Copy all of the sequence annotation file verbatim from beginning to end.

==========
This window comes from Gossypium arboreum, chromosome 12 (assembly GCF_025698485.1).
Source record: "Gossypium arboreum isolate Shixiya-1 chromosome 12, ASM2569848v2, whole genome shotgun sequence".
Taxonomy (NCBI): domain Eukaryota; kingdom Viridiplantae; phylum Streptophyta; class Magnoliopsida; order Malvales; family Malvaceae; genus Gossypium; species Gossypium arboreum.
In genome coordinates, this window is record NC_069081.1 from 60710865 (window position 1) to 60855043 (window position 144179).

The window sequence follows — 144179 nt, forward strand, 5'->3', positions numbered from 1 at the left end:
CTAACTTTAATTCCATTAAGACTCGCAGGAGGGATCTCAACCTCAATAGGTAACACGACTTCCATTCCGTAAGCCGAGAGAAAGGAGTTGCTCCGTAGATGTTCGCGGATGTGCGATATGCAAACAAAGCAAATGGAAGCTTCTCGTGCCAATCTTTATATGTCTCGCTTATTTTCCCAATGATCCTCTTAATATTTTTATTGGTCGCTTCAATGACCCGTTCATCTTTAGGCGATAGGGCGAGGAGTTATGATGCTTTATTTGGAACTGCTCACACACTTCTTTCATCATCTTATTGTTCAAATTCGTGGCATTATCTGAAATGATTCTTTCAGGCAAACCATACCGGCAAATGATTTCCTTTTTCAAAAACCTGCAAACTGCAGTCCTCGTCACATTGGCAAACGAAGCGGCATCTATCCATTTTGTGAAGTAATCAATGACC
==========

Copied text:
This window comes from Gossypium arboreum, chromosome 12 (assembly GCF_025698485.1).
Source record: "Gossypium arboreum isolate Shixiya-1 chromosome 12, ASM2569848v2, whole genome shotgun sequence".
Taxonomy (NCBI): domain Eukaryota; kingdom Viridiplantae; phylum Streptophyta; class Magnoliopsida; order Malvales; family Malvaceae; genus Gossypium; species Gossypium arboreum.
In genome coordinates, this window is record NC_069081.1 from 60710865 (window position 1) to 60855043 (window position 144179).

The window sequence follows — 144179 nt, forward strand, 5'->3', positions numbered from 1 at the left end:
CTAACTTTAATTCCATTAAGACTCGCAGGAGGGATCTCAACCTCAATAGGTAACACGACTTCCATTCCGTAAGCCGAGAGAAAGGAGTTGCTCCGTAGATGTTCGCGGATGTGCGATATGCAAACAAAGCAAATGGAAGCTTCTCGTGCCAATCTTTATATGTCTCGCTTATTTTCCCAATGATCCTCTTAATATTTTTATTGGTCGCTTCAATGACCCGTTCATCTTTAGGCGATAGGGCGAGGAGTTATGATGCTTTATTTGGAACTGCTCACACACTTCTTTCATCATCTTATTGTTCAAATTCGTGGCATTATCTGAAATGATTCTTTCAGGCAAACCATACCGGCAAATGATTTCCTTTTTCAAAAACCTGCAAACTGCAGTCCTCGTCACATTGGCAAACGAAGCGGCATCTATCCATTTTGTGAAGTAATCAATGACC